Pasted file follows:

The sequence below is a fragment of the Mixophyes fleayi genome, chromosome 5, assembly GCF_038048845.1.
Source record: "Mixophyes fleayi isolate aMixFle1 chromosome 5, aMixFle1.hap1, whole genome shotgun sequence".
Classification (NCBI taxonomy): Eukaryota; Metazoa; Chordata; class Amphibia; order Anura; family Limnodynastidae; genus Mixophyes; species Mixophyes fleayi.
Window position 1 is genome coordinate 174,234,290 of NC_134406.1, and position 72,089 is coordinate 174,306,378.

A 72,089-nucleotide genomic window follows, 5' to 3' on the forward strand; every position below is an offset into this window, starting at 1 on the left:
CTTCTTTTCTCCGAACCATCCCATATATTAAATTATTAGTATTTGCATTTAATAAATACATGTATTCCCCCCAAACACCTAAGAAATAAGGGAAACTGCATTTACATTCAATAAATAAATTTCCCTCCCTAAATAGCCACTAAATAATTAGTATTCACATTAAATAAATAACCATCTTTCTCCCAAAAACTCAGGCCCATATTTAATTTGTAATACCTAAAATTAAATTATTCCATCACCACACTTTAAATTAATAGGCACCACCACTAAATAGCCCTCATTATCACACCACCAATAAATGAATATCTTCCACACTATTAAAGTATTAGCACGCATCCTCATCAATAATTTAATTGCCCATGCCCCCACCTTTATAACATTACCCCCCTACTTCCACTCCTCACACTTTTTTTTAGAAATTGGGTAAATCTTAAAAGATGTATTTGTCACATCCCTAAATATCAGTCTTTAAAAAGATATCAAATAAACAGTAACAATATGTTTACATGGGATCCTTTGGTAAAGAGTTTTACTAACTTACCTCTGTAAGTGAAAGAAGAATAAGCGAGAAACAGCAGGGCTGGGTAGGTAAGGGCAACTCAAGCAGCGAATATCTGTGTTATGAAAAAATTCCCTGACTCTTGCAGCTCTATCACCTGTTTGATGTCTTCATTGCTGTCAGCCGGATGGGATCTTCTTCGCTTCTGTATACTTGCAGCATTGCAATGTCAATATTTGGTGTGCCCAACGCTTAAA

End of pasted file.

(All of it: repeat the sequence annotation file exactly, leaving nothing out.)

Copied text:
The sequence below is a fragment of the Mixophyes fleayi genome, chromosome 5, assembly GCF_038048845.1.
Source record: "Mixophyes fleayi isolate aMixFle1 chromosome 5, aMixFle1.hap1, whole genome shotgun sequence".
Classification (NCBI taxonomy): Eukaryota; Metazoa; Chordata; class Amphibia; order Anura; family Limnodynastidae; genus Mixophyes; species Mixophyes fleayi.
Window position 1 is genome coordinate 174,234,290 of NC_134406.1, and position 72,089 is coordinate 174,306,378.

A 72,089-nucleotide genomic window follows, 5' to 3' on the forward strand; every position below is an offset into this window, starting at 1 on the left:
CTTCTTTTCTCCGAACCATCCCATATATTAAATTATTAGTATTTGCATTTAATAAATACATGTATTCCCCCCAAACACCTAAGAAATAAGGGAAACTGCATTTACATTCAATAAATAAATTTCCCTCCCTAAATAGCCACTAAATAATTAGTATTCACATTAAATAAATAACCATCTTTCTCCCAAAAACTCAGGCCCATATTTAATTTGTAATACCTAAAATTAAATTATTCCATCACCACACTTTAAATTAATAGGCACCACCACTAAATAGCCCTCATTATCACACCACCAATAAATGAATATCTTCCACACTATTAAAGTATTAGCACGCATCCTCATCAATAATTTAATTGCCCATGCCCCCACCTTTATAACATTACCCCCCTACTTCCACTCCTCACACTTTTTTTTAGAAATTGGGTAAATCTTAAAAGATGTATTTGTCACATCCCTAAATATCAGTCTTTAAAAAGATATCAAATAAACAGTAACAATATGTTTACATGGGATCCTTTGGTAAAGAGTTTTACTAACTTACCTCTGTAAGTGAAAGAAGAATAAGCGAGAAACAGCAGGGCTGGGTAGGTAAGGGCAACTCAAGCAGCGAATATCTGTGTTATGAAAAAATTCCCTGACTCTTGCAGCTCTATCACCTGTTTGATGTCTTCATTGCTGTCAGCCGGATGGGATCTTCTTCGCTTCTGTATACTTGCAGCATTGCAATGTCAATATTTGGTGTGCCCAACGCTTAAA